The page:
Below, you will read about the various stocks that are out there and their general characteristics. This will hopefully help you figure out which stocks are best for your trading portfolio.
Furthermore, nothing prevents you from investing or trading several different types of stocks at the same time. However, it's good to have an idea of what separates them, as they aren't always right for the current trading environment (example: if we're currently in a recession, or in a growth period, etc.).
An income stock is a share that pays dividends to its investors on a regular basis. Income stocks usually offer a high yield that may generate the majority of the stock's overall returns. While there is no specific % of dividend payout that places a stock in the "income stock" category, most income stocks have lower levels of volatility than the overall stock market, and offer higher-than-market dividend yields.
Also, they may have limited future growth options, they will thereby require a lower level of ongoing R&D investments. Any excess cash flow from profits can be distributed to investors on a regular basis, often quarterly.
Income stocks can come from any industry, but investors commonly find them within real estate (through real estate investment trusts), energy sectors, utilities, natural resources and banking/brokerage institutions such as Wells Fargo, HSBC, ING, Societe Generale, Lloyds, Brown-Forman (the company that owns and markets Jack Daniels whiskey!), Otis Worldwide (you've probably been in one of their elevators/lifts in the last few days), Walmart (US-based superstore chain, tons of product references), Canadian National Railway, Clorox (one of the few companies to do great during the Coronavirus, due to additional surface cleaning recommendations), etc.
Cyclical stocks follow an upward turn in the business cycle when businesses and consumers are spending money.
Automobile manufacturers are a good example of a cyclical stock. When the economy is good, and people benefit from stable and well-paying jobs, car sales do well. When economies enter recession territory, layoffs occur, unemployment rises, and so people may decide to postpone such big purchases to a later date.
Businesses expand during good economic times. They buy new equipment, build new facilities and have money to invest in research and development. Equipment makers, construction companies, real estate, and technology are cyclical stocks.
When the economy slows, businesses run down inventory, put off expansions, and delay purchases. Cyclical stocks such as steel manufacturing and sales suffer when business slows down.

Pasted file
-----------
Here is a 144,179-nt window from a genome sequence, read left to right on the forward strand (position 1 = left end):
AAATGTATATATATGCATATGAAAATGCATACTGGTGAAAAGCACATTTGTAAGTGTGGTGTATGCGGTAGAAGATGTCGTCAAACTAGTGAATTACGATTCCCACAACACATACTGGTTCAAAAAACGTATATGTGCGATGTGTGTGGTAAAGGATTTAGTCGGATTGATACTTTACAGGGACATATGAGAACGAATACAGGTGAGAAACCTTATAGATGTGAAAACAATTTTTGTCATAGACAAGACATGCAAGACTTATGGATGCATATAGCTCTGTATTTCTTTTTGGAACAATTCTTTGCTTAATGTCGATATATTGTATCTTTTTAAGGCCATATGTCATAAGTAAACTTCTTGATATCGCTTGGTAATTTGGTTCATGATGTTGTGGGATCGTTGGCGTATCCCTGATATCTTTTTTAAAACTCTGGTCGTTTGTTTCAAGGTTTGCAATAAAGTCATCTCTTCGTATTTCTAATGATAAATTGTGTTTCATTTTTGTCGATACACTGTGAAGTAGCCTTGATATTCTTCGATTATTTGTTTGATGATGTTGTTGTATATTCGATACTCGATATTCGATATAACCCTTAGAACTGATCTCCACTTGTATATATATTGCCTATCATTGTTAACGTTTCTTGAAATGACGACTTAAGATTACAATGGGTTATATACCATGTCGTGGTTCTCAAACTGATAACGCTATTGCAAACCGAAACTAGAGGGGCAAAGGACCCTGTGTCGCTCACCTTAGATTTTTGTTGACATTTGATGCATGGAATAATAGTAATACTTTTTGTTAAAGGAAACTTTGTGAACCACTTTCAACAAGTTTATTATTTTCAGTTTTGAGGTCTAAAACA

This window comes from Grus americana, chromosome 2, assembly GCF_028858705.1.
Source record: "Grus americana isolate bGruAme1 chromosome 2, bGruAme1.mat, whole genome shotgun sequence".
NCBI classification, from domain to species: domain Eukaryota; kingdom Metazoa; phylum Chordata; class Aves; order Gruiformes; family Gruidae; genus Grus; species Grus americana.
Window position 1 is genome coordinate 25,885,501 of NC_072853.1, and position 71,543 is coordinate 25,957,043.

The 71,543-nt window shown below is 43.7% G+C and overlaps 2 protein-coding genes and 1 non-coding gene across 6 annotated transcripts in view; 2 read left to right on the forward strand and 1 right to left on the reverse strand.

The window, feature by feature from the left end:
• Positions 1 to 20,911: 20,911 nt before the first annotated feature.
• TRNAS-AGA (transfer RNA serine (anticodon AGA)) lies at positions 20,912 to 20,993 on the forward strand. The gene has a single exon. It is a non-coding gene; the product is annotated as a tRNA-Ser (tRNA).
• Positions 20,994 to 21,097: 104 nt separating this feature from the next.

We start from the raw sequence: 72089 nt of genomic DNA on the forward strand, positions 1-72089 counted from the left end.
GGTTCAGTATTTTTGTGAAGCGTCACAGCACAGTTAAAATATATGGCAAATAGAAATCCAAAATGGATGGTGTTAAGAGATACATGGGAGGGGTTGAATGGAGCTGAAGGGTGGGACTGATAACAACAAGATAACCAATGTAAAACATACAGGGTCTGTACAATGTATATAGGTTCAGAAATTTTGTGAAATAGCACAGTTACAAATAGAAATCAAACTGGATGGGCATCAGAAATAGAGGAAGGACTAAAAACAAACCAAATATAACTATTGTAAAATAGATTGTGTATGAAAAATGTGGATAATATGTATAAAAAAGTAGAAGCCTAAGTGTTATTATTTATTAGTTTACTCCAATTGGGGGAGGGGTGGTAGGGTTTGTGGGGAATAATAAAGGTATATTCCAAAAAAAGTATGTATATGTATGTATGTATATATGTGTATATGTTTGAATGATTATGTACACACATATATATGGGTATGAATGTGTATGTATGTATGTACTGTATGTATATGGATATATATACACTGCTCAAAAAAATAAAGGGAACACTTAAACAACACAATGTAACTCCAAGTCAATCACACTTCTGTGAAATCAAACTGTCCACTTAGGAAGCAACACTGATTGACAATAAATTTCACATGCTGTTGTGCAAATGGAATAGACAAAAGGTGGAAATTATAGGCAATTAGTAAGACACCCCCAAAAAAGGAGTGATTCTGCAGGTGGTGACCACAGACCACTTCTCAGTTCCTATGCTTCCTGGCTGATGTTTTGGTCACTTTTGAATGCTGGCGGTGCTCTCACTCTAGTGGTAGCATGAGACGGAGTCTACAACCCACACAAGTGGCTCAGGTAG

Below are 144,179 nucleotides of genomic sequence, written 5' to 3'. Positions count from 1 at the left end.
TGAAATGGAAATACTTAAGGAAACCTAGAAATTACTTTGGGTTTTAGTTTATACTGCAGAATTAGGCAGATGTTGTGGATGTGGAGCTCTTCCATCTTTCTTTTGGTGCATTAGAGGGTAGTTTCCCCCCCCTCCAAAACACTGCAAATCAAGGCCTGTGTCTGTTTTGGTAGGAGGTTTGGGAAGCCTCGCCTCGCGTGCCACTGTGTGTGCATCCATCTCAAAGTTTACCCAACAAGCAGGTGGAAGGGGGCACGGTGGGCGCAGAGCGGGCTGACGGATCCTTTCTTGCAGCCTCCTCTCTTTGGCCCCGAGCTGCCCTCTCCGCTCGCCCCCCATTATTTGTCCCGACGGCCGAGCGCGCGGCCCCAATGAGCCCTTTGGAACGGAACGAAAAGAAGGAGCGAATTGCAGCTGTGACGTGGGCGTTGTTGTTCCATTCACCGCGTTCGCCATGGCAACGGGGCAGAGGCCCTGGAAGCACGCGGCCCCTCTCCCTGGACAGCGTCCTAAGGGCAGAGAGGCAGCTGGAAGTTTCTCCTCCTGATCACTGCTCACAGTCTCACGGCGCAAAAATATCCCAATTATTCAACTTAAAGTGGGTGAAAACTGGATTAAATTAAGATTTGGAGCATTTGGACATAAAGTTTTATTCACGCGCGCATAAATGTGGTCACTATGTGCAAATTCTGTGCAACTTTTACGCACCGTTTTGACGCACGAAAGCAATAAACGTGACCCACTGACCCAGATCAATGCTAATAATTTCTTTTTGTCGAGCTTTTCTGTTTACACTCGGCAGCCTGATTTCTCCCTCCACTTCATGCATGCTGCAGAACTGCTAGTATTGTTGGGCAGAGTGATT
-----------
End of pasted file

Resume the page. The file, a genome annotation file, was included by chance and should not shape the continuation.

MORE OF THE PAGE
This is why cyclical stocks are considered an offensive tactic in investing. You use them to (hopefully) generate high returns as quickly as possible when the economy is good.
Examples of cyclical stocks that can be added to a trading portfolio include: JPMorgan Chase, Ford, Apple, General Motors, Texas Roadhouse, Boeing, Exxon, Walmart (they also fit into this category, they are especially successful during recessions as their pricing is lower than standard retailers), etc.
Growth stocks are companies that increase their revenue and earnings faster than the average company (in the market or its industry).
Often a growth company has developed an innovative product or service that is gaining market share in existing markets, entering new markets, or even creating entirely new industries.
Businesses that can grow faster than average for long periods tend to be rewarded by the market, delivering handsome returns to shareholders in the process. And the faster they grow, the bigger the returns can be.
Unlike value stocks, growth stocks tend to be more expensive than the average stock in terms of metrics like price-to-earnings, price-to-sales, and price-to-free-cash-flow ratios. Yet despite their premium price tags, the best growth stocks can still deliver fortune-creating returns to traders as they fulfill their great potential for growth.
Example of growth shares: Facebook, Netflix, Amazon, Salesforce.com, etc.
While there is no formal definition of a value stock, the companies they represent are known for being valuable, stable and established. They’re typically well-known, household names and investors count on them for their time-tested reliability.
Think of a value stock as a stock you would bring home to meet your parents: It makes a good impression and has the substance to back it up. It’s stable, responsible and reliable.
Such blue-chip companies have proven themselves in both good times and bad, and the stocks have a history of solid performance. They typically have the following shared characteristics: a large market capitalisation, a solid growth history, they're included in a major market index such as the S&P 500 or Dow Jones Industrial or FTSE 100, and they issue dividends regularly (at least once a year).
Example of value stocks: British Petroleum (BP), Disney, IBM, Microsoft, Apple, Coca-Cola, McDonald's, etc.